Garden arbors can improve your outlook Structure: With a simple arch, you can frame a view, create an illusion and provide a support for plants and flowers.

March 30, 1997|By Marty Ross | Marty Ross,UNIVERSAL PRESS SYNDICATE

Practical or frivolous, a simple arch over a garden gate or an elaborate tunnel to nowhere in particular, the arbor has had a role in the garden for centuries. Arbors frame views, define spaces, give a garden a vertical lift and play endless tricks with light and shadows. They add structure to the landscape, merge art and nature, and showcase the gardener's individual style.

The forms of arbors are many. They may be flat-topped or arched, rustic or urbane, exotic or thoroughly home-grown, broad enough for a bench or not much wider than a wheelbarrow.

There are two basic types: those that support plants and are at their best dripping with blooms, and those that give only an architectural nod to that tradition.

If you build it yourself, a simple wooden arbor requires about $100 to $150 worth of materials and a long weekend. If you decide to give the job to a contractor, estimate about $300 for materials and labor; fancy designs cost more.

Simple start

Start with a simple and durable plan, then add embellishments. The uprights have to be sturdy enough to support the structure and the plants on it. They also carry the burden of the design, establishing its architectural movement. Use generous proportions: The minimum finished height should be 7 feet.

Set the posts in concrete in holes at least 2 feet deep. Two uprights are all you need; for rhythm and depth, plant two or more posts on each side, about 2 feet apart. The cross braces can be much more delicate than the posts. To determine the arbor's width, consider the size of your lawn mower, the opening of a door or the span of your arms. Except in very small gardens, 3 feet is not wide enough. Start with a minimum of 42 inches.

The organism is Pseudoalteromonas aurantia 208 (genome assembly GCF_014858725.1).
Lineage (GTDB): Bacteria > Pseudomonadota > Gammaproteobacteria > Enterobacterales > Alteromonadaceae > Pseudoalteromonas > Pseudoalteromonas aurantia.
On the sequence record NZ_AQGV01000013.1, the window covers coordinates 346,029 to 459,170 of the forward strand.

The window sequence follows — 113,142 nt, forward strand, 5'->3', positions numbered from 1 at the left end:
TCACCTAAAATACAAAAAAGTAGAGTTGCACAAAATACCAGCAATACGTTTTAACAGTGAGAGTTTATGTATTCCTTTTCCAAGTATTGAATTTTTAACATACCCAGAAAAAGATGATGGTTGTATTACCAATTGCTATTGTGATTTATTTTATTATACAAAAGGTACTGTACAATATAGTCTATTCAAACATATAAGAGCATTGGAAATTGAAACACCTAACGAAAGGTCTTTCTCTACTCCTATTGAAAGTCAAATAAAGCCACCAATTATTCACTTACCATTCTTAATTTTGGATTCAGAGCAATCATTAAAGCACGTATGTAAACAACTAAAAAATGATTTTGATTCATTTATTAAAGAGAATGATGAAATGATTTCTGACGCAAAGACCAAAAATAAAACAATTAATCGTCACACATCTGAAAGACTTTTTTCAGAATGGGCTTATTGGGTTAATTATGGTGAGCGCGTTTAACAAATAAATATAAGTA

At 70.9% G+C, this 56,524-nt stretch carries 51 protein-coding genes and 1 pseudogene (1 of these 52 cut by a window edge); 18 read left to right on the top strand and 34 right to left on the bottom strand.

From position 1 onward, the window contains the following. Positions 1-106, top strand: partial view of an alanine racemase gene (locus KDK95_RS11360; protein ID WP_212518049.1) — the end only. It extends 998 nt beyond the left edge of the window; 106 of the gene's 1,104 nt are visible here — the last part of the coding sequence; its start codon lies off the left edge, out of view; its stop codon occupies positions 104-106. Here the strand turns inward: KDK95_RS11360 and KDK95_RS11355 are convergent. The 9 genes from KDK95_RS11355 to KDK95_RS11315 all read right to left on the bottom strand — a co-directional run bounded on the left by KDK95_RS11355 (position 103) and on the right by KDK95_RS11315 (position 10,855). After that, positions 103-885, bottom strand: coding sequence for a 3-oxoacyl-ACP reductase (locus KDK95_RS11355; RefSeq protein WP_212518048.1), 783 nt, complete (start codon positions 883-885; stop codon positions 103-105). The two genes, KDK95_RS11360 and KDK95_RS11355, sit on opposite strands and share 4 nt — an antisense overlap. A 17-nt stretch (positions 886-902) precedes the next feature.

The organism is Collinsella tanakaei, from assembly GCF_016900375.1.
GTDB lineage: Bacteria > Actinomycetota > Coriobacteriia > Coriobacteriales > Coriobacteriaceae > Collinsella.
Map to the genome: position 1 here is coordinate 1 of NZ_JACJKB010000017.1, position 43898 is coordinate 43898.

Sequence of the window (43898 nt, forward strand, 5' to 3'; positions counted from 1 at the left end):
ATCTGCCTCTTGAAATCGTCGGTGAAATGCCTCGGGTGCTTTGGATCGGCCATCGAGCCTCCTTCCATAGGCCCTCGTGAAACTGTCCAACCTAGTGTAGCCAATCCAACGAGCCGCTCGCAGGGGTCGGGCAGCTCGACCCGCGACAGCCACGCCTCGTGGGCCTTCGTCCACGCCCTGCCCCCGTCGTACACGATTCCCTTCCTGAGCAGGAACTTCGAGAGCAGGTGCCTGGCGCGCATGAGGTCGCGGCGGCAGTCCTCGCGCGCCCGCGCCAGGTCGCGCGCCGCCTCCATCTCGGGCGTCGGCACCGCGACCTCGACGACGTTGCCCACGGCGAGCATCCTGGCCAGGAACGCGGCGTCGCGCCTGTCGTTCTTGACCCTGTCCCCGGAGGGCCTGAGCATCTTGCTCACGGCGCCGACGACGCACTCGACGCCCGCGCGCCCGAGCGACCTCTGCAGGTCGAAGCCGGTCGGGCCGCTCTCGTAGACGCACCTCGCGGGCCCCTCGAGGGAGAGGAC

An arbor can be made of lumber, iron, woven branches, bricks or stone; choose materials that complement the garden and the house.

"Wooden structures are sort of the standard, because you can do so much with wood," says garden designer Tom Woodham. It's also easy to come by. Use screws, not nails, for strength.

Ironwork is more permanent, but it's also more expensive. Rebar (heavy iron rods used to reinforce concrete and available at builders' supply stores) can be bent into a sturdy arch, and galvanized iron can have surprising presence and sophistication. Once painted or overgrown with vines, such structures quickly lose their industrial look.

Arbors and arches sold in garden centers or through garden-supply catalogs are tempting, but they're often too small. Read the descriptions carefully, and plan to bolt them onto supporting posts sunk into the ground for permanence, which will also give you a foot or more in height. Whatever source, style or material you choose, Woodham says, "Buy the best you can afford."

Protect with paint

After priming, protect wooden arbors with three or four coats of good-quality house paint, all the way down to the posts' concrete foundations. White is the traditional color for garden structures; yellow, pink and blue are bolder choices that make a statement with or without plants. As an alternative, wood-preserving stains can have a fine, subtle effect.

Roses are a classic choice for planting on arbors. Plant on the outside of the supports, making sure plants have the necessary sun and drainage. Steer clear of the posts. New Dawn, a shell-pink ever-blooming rose, could be combined with Coral Dawn, its blushing daughter. Visit rose gardens and take notes. Look for fragrance, repeat bloom, disease resistance and winter hardiness -- climbing roses are not easy to protect from frost. Other choices: clematis, wisteria, honeysuckle, morning glories and scarlet runner beans.

Challenging questions of perspective and proportion will arise when the arbor is placed in the garden. "More than half the artistry in a garden is putting things in the right place," says Rosemary Verey, a British garden authority. An arbor may find its ideal spot deep in the garden, right at the entrance, or against a fence or tool shed. In other words, anyplace that offers itself as a destination for the foot or the eye.

Sources

Smith & Hawken, 117 E. Strawberry Drive, Mill Valley, Calif. 94941; 800-776-3336 or 410-433-0119. The catalog is free.

Gardener's Supply Co., 128 Intervale Road, Burlington, Vt. 05401; 800-955-3370. The catalog is free.

Pub Date: 3/30/97

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